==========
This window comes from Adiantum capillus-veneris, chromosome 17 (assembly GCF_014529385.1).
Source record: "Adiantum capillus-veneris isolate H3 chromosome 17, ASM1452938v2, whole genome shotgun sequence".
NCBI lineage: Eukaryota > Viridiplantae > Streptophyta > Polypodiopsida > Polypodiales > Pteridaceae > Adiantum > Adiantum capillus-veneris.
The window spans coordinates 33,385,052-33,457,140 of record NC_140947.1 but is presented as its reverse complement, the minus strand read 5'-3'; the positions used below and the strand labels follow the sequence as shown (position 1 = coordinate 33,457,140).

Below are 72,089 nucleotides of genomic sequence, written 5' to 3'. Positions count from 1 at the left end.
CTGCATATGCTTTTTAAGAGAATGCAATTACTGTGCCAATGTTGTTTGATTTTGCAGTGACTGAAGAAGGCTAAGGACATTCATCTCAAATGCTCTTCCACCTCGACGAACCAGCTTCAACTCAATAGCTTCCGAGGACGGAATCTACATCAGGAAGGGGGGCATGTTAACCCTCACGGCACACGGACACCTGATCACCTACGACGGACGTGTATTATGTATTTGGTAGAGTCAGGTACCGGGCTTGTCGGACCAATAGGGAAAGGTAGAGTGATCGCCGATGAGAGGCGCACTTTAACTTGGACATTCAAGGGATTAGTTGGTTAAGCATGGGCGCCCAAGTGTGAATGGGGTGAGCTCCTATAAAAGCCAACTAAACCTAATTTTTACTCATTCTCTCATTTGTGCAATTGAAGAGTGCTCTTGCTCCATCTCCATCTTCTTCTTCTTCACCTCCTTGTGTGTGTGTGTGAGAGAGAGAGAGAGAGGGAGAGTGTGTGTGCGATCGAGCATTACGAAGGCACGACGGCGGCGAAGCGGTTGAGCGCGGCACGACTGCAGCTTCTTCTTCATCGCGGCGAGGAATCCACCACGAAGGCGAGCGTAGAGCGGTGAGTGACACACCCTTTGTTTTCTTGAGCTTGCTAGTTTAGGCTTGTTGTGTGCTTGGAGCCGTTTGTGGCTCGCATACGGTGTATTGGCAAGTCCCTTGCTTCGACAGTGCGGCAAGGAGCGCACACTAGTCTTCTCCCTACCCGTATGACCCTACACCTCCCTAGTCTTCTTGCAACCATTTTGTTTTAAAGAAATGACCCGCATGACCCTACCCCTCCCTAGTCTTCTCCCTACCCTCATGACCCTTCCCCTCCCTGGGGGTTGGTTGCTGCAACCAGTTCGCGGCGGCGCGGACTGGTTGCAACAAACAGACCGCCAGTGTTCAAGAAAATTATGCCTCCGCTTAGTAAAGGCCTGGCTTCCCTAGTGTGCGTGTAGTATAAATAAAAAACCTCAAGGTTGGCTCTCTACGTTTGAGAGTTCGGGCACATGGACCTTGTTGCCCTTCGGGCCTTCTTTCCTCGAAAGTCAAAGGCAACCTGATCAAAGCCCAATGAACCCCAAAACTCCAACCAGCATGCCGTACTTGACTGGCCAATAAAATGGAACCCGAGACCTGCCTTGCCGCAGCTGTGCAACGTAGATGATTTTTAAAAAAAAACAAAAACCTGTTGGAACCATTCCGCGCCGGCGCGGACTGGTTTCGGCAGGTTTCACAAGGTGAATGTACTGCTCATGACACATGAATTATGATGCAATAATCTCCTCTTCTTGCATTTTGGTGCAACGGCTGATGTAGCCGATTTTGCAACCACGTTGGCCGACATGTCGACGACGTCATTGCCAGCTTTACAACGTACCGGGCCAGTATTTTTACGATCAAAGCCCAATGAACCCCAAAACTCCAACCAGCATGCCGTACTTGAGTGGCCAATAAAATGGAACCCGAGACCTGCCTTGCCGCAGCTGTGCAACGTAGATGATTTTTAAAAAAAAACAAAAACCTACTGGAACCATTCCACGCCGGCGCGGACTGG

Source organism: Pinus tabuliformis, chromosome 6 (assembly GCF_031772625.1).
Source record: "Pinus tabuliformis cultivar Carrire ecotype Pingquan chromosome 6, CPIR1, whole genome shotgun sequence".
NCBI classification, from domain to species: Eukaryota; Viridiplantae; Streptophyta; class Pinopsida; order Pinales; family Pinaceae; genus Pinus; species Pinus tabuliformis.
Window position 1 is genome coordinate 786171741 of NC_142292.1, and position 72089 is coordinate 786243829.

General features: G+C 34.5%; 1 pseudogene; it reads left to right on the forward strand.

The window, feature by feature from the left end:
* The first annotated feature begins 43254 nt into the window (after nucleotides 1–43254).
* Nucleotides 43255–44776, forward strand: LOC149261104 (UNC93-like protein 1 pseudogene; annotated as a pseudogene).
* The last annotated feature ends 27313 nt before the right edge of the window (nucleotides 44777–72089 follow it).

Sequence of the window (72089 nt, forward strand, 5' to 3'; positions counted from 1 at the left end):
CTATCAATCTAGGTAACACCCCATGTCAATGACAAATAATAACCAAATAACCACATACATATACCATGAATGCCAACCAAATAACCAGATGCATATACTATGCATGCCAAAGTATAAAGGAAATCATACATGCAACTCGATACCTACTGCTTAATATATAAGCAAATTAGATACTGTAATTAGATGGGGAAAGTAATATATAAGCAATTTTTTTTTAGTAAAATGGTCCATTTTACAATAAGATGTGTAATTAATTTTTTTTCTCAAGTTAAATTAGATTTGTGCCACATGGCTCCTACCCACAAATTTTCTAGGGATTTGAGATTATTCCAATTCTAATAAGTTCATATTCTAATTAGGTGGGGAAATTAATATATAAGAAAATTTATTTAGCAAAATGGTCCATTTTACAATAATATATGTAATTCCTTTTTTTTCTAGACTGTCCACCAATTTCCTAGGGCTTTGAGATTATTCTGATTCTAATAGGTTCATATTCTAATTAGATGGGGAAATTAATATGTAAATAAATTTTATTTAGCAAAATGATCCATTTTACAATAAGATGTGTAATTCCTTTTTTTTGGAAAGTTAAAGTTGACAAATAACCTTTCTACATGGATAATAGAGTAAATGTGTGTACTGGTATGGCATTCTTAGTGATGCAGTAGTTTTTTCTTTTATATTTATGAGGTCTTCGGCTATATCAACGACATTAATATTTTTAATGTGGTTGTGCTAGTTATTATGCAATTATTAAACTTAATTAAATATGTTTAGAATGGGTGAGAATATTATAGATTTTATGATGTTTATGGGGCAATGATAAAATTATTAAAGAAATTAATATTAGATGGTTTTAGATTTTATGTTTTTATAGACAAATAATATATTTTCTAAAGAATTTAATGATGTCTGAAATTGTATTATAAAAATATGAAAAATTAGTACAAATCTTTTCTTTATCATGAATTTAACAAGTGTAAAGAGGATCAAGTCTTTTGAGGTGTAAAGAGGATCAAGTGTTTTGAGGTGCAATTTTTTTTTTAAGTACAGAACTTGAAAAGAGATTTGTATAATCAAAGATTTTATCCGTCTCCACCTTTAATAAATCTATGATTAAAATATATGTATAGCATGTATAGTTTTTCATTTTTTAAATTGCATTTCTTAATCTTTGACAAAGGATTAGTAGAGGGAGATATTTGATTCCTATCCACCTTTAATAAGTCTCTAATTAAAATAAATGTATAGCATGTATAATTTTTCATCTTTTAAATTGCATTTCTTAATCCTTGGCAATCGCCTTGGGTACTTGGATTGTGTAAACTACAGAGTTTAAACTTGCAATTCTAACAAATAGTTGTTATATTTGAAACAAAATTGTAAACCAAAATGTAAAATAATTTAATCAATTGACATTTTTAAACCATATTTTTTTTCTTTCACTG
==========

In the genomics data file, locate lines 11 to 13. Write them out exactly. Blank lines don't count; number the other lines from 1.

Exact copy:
General features: G+C 34.5%; 1 pseudogene; it reads left to right on the forward strand.

The window, feature by feature from the left end:
* The first annotated feature begins 43254 nt into the window (after nucleotides 1–43254).